La conquista de la felicidad
Enlarge cover
Rate this book
Clear rating

La conquista de la felicidad

3.98 of 5 stars 3.98  ·  rating details  ·  2,619 ratings  ·  207 reviews
La felicidad ¿es un estado o una búsqueda? Esta obra afirma lo segundo: el ser humano se debe mostrar activo en la eliminación de las trabas al despliegue de la felicidad, comenzando por eliminar esas pasiones egocéntricas que son la envidia, el miedo o la conciencia de pecado y reforzando las que impulsan hacia fuera de sí mismo, que invitan a sentirse parte de la corrien...more
Paperback, 208 pages
Published 2007 by DeBolsillo (first published 1930)
more details... edit details

Friend Reviews

To see what your friends thought of this book, please sign up.
This book is not yet featured on Listopia. Add this book to your favorite list »

Community Reviews

(showing 1-30 of 3,000)
filter  |  sort: default (?)  |  rating details
Written in Russell’s usual say-it-like-it-is style, The Conquest of Happiness gets straight to the point with an incisive view of how to be happy, that is as apt today as when it was written nearly 50 years ago.
The book is split into two halves: the first describing the main causes of unhappiness, and the second, well I think you can guess that it’s the causes of happiness.
To summarise: live in the present; enjoy the small things; don’t compete with others; avoid boredom, yet aim for moderation...more
One should respect public opinion insofar as is necessary to avoid starvation and keep out of prison, but anything that goes beyond this is voluntary submission to an unnecessary tyranny.

Bertrand Russel, cheery scientist and one of the greatest minds and personalities of the era, explains his take on human happiness and what keeps most of us from it most of the time. He explains this from a purely rational and non-theistic perspective, taking nothing for granted. This is NOT a self-help book, bu...more
Let's just say lately I've been picking up books that are easy enough to read, but still carry a bit of substance. This would translate into easy philosophy, and though I know it's judged for it's lack of seriousness, I think some authors are still able to pull through.

Russel Brandt was not a philosopher. He was a scientist, predominantly a mathematician. He proves (really obviously) that any educated, intelligent human being can be a philosopher, if he so desires. It's not hard because for a m...more
Russell was very right to title this quintessential self-help book with the word "conquest", since happiness is hardly a thing that emanates from the heavens down to your precious soul - unfortunately, the opposite view has held sway for a couple thousand years. Consequently, many average people do as they're told, expecting happiness to come to them if they are obedient, i.e., enjoy mainstream media, conform one's behavior to outside groups, etc. Yet, everything of human worth is precisely outs...more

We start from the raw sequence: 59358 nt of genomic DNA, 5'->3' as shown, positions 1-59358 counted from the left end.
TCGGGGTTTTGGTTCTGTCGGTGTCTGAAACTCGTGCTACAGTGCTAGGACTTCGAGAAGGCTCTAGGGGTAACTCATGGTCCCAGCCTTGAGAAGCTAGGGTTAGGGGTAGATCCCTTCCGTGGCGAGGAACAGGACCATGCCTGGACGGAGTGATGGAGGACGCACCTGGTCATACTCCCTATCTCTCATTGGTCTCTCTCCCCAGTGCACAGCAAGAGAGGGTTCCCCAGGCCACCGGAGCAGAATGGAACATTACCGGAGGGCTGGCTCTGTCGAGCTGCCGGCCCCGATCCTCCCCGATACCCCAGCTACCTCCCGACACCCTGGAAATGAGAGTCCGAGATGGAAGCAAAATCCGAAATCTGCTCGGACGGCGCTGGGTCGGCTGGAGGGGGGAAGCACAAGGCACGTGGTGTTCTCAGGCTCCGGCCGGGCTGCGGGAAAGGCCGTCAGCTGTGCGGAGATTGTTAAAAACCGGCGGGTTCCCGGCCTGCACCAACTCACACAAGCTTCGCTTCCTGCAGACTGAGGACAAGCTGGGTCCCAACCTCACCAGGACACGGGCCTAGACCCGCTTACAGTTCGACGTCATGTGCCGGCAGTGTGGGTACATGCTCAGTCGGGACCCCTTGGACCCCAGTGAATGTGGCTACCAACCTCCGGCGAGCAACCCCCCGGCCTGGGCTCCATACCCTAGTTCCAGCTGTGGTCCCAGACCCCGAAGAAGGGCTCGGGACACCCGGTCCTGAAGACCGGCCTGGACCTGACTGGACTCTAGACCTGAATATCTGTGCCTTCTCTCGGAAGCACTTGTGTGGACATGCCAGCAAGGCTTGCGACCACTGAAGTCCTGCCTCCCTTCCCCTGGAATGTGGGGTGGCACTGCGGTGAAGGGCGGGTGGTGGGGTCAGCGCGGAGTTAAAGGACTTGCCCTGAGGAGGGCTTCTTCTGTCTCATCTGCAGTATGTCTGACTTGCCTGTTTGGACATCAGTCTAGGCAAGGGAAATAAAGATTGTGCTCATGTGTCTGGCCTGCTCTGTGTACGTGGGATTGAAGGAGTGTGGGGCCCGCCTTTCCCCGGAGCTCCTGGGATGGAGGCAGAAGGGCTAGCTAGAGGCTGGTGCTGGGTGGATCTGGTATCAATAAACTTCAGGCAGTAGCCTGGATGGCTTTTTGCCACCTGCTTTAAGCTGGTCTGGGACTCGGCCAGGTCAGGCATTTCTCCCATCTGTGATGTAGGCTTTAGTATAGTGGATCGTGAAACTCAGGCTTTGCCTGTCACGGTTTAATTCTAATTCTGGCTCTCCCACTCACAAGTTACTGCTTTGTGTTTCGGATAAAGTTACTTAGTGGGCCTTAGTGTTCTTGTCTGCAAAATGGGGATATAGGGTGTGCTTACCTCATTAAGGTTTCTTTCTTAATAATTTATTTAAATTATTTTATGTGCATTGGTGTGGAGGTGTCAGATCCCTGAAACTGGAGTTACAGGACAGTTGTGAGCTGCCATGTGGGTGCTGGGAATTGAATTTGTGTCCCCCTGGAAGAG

I read this second-hand hardcover (1930) bought at the National Book Fair XXXVI in Bangkok in 2008 and found Russell's views on happiness practical and witty. Russell famously wrote so clearly and contributively to the world that he was awarded the Nobel Prize for Literature in 1950 (another similar case is, I think, Sir Winston Churchill), therefore, his writing style is still worth studying and applying in one's narration.

Let me show you some interesting quotes from this book:

No one is surpris...more
I was so excited to read this book, because I love Bertrand Russell. I still love Bertrand Russell. It's just too bad that his view of humanity is so narrow-minded in this work. His descriptions of people, of society make you go "whaaaaat?", and while it could be chalked up to the fact that it was written nearly eighty years ago, I think there's more to it. Russell displayed enormous depth and understanding when he wrote "A History of Western Philosophy" a decade later, and I think time really i...more
محمد علي
اولا هذا ليس كتاب تنميه بشريه اوشيء من هذا القبيل بل كتاب للفيلسوف الكبير برتراند راسل

اما الرجل الغني في هذه الايام فانه من نوع مختلف فهو لا يقرا ابدا واذا كان

يقتني مجموعات من اللوحات الفنيه بقصد زياده شهرته فاللذه التي يجنيها من هذه اللوحات ليست لذه النظر اليها بل لذه حرمان رجل غني اخر من اقتنائها
انطبيعه التفكير التنافسي تغزو مناطق لا تنتمي اليها خذ علي سبيل المثال مساله القراءه هناك شعوران لقراءه كتاب ما احداهما ان تتمتع به والاخرالتباهب

دا السعاده دي شيء صعب خالص
تحتاج الى الحب...more
its a wonderful read . with great insight and indepth studyof human behaviour the author identifies what makes a man happy or unhappy. And the solutions he offer are practicable and easy to adopt if one so one wants. its a must read for all book lovers and for those who are interested in the study of human charcter.
It is always refreshing to hear exact scientists give their opinions about life or sociological matters. I find them a lot more refreshing than some quick guides to happiness by some psychologist, or the energy-inside-you babble by a spiritual charlatan.

From the introduction on you learn that Russell is not writing this to sell, but just wants to pass on some things that have worked for him and that may be useful for others as well.

The book consists of two clearly separated parts:
- Causes of unh...more
P.J. Sullivan
Bertrand Russell was the quintessential rational man. In this book he applies rationality to psychology in a systematic examination of human thinking and motivations. Without denying the importance of external social forces, he concerns himself here with only those factors which lie within the power of the individual mind to change.

Discussing the psychological causes of unhappiness, he concludes that preoccupation with self is the chief culprit. The personality should be directed outward. The i...more
Jo-Ann Zhou